December 5, 2022 | The Tikvah Podcast
On December 3, EPPC President Ryan T. Anderson joined the Tikvah Podcast at Mosaic Magazine to discuss how the Ethics and Public Policy Center tries to influence American culture and why, unlike most other D.C. think tanks, EPPC is just as interested in cultural renewal and the moral health of America as it is in policy and politics.
Jonathan Silver: The Ethics and Public Policy Center is a think tank in Washington, D.C. Over the years, it’s been the home to some of the most interesting thinkers at the intersection of religion and public affairs in America. People such as Elliot Abrams and Hillel Fradkin, Jeane Kirkpatrick, and Robby George, Wilfred McClay, George Weigel, Yuval Levin, and Eric Cohen have all been associated with EPPC over time. It’s where America’s most important journal of public policy, National Affairs, was first born and incubated, and where the most interesting journal of technology and bioethics, The New Atlantis, was first housed.
EPPC is unique in the cosmos of Washington’s think tanks, most of which, rightly, focus on policy reform, political analysis, and national security and the like. Alongside an interest in politics and policy, though, EPPC is focused on cultural renewal and the moral health of American society.
Today’s discussion begins with the question of how an institution undertakes cultural transformation. How does its leadership imagine the problem, and what is EPPC’s strategy for nourishing what ails American culture? My guest is EPPC’s new president, Ryan Anderson. I’d like for us to begin with an introduction to the Ethics and Public Policy Center. Tell us what you do and what think tanks are, in general.
Ryan Anderson: We were founded in 1976, the bicentennial year of the nation, and we’re committed to defending the moral and ethical principles that undergird the American project. We’re committed to thinking about the questions that matter most when it comes to human dignity, human identity, and human flourishing. And we think those have something to say for American culture, law, and public policy.
We’ve gone through several different iterations. When we were founded, we were mainly focused on foreign policy. In the middle of the Cold War, EPPC’s president at the time wanted to respond to the people who were claiming that the West and the “Evil Empire” were morally equivalent. In the nineties and the early part of the 2000s, EPPC turned its focus to domestic policy. When they left the White House, a bunch of people from the George W. Bush administration decamped to EPPC. Scholars like Yuval Levin, Eric Cohen, and Adam Keiper started National Affairs and The New Atlantis. Henry Olsen came a few years later. There were a bunch of people, then, who focused on domestic policy, and I think that that focus has continued.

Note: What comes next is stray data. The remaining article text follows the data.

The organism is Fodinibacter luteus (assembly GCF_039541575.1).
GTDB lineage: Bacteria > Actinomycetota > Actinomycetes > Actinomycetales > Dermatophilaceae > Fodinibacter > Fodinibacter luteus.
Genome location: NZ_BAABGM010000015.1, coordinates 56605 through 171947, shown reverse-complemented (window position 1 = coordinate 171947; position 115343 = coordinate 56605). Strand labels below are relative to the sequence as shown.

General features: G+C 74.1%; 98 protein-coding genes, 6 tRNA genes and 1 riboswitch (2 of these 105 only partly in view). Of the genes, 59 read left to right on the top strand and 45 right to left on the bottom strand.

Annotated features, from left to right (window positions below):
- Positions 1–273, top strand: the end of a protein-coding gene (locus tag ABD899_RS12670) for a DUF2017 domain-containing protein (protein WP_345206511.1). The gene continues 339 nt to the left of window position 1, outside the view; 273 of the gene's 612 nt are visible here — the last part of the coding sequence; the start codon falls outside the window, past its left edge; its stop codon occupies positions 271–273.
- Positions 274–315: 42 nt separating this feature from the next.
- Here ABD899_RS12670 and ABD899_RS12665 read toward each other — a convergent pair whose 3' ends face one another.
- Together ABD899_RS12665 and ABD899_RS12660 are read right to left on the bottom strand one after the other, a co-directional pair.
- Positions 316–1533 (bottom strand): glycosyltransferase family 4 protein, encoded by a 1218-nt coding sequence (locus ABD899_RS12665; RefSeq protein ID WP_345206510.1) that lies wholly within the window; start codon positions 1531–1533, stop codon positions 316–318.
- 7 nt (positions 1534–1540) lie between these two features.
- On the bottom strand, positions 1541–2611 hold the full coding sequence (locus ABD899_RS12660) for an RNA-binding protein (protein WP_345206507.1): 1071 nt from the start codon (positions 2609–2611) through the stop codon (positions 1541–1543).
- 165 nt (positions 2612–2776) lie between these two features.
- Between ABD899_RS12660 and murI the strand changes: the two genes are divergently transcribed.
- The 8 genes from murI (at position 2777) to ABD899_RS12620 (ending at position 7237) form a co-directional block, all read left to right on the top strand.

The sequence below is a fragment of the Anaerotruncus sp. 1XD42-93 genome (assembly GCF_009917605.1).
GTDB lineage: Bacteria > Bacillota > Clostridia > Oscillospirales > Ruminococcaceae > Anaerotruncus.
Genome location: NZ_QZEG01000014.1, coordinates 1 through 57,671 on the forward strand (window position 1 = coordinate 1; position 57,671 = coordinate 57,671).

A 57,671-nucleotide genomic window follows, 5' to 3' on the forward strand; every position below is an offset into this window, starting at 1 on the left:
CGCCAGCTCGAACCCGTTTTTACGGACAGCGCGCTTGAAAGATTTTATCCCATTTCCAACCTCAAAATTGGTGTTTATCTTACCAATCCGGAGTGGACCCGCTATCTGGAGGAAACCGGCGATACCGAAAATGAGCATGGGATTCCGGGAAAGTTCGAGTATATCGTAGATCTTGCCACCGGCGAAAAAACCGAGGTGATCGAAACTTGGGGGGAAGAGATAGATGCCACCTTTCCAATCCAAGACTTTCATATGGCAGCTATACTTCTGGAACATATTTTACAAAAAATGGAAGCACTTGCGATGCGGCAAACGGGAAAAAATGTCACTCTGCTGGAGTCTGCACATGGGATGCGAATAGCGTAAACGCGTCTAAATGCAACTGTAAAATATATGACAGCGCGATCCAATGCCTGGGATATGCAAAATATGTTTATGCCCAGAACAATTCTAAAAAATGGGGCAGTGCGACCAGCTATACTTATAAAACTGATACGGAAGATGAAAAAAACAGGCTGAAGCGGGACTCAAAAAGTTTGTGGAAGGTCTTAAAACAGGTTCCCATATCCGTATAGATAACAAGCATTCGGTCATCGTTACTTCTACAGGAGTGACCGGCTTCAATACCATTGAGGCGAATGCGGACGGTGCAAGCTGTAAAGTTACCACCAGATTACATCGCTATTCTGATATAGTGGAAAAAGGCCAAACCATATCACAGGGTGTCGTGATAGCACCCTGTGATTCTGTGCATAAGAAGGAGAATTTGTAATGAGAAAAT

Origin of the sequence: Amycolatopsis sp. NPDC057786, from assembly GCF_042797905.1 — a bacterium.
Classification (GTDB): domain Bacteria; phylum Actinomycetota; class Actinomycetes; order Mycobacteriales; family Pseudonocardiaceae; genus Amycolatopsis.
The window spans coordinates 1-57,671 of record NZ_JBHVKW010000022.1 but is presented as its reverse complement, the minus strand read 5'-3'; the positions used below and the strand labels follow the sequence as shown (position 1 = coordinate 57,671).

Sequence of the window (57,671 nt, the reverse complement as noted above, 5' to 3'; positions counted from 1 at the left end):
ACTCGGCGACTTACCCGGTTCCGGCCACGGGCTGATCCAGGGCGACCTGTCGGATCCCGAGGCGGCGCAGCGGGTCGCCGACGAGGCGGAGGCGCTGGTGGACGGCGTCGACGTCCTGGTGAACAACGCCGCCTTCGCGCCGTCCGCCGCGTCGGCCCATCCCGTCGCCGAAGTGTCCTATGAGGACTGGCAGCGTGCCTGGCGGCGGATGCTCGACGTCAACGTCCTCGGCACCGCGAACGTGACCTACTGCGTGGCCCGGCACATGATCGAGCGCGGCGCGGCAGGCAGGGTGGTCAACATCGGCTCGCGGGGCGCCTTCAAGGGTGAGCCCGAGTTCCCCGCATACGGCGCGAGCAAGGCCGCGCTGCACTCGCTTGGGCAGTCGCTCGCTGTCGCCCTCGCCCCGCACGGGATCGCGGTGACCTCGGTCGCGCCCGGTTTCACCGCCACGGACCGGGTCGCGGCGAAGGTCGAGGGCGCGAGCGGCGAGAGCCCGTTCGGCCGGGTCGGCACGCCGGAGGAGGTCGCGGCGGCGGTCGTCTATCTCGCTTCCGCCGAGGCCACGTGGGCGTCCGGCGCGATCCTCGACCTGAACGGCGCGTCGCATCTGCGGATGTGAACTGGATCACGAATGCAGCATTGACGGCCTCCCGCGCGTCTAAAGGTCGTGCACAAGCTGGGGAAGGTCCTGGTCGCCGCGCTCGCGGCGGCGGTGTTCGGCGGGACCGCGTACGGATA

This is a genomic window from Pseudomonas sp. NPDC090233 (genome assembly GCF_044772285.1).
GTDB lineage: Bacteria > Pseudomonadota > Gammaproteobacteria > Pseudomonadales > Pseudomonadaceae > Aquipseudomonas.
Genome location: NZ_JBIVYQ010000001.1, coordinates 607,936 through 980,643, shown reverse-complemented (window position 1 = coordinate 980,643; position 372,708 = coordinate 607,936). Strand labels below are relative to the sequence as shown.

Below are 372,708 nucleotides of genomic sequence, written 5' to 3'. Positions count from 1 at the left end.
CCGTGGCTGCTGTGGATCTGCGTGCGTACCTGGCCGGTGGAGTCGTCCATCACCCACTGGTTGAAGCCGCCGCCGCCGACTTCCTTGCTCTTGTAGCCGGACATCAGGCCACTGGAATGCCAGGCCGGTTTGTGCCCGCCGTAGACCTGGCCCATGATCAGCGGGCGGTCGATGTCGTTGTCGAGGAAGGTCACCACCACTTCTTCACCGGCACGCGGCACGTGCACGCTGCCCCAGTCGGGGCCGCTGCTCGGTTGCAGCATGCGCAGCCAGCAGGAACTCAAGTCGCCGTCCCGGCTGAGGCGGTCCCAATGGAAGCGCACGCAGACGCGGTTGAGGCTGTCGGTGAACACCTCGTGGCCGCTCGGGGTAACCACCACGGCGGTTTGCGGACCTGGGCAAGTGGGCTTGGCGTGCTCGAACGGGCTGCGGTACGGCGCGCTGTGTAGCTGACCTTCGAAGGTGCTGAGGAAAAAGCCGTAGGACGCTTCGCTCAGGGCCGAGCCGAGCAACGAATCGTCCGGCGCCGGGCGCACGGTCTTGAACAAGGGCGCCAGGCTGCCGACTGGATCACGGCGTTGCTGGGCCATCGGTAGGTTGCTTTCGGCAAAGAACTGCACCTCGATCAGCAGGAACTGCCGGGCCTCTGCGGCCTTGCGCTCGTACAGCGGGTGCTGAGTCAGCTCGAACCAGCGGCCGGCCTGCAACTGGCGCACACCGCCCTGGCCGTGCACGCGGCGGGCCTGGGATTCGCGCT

The other thing I’ll say about EPPC—we are unique among of D.C. think tanks in that we’re explicitly religious. Unlike Heritage or AEI or Cato or Hudson, which are all on paper secular and non-religious, EPPC is explicitly religious, but we’re not confessional. We’ve had a Jewish president, a Protestant president, and Catholic presidents like myself. We have a program in Catholic Studies and a program for Evangelicals in Public Life. These different theological traditions have something to contribute to the American story. They have something to contribute to public policy, but we are also concerned with the health of the religious institutions themselves. We have scholars who advise bishops, cardinals, and in some cases popes. We have scholars here who are advising the deans of seminaries, who are advising pastors, because they need assistance in thinking through the challenges of modernity. If a thinktank is going to help a senator, congressman, governor, or mayor think through political issues, we also need a think tank to help a pastor, priest, or rabbi, think through some of these questions where they might need help with the theology, or they may not grasp matters on the cultural side.
So, we work on a variety of issues where we can bring real expertise to bear for someone in pastoral ministry who needs help understanding the latest technology, the latest phenomenon with gender ideology, or whatever the case may be.
Silver: There are some areas where the theological training and pastoral sensibilities of religious leaders intersect with contemporary challenges in American public culture and American public policy. And it’s at that intersection where the Ethics and Public Policy Center has some reservoir of a counsel that it can offer to religious leaders who want to understand how their work fits into the American story.
Anderson: I think that’s a really nice way of saying it. Also, our religious communities are wrestling with new challenges that didn’t exist a millennium, century, or in some cases even five years ago. There are things that our scholars can do to help those communities. I would add that it’s a two-way street: religious communities also have something to offer the American story. They have something to offer civil society, law, and public policy. I don’t think we want to be Rawlsians and embrace the naked public square. Our religious traditions reflect knowledge, wisdom, and truths that have bearing on questions of law and public policy.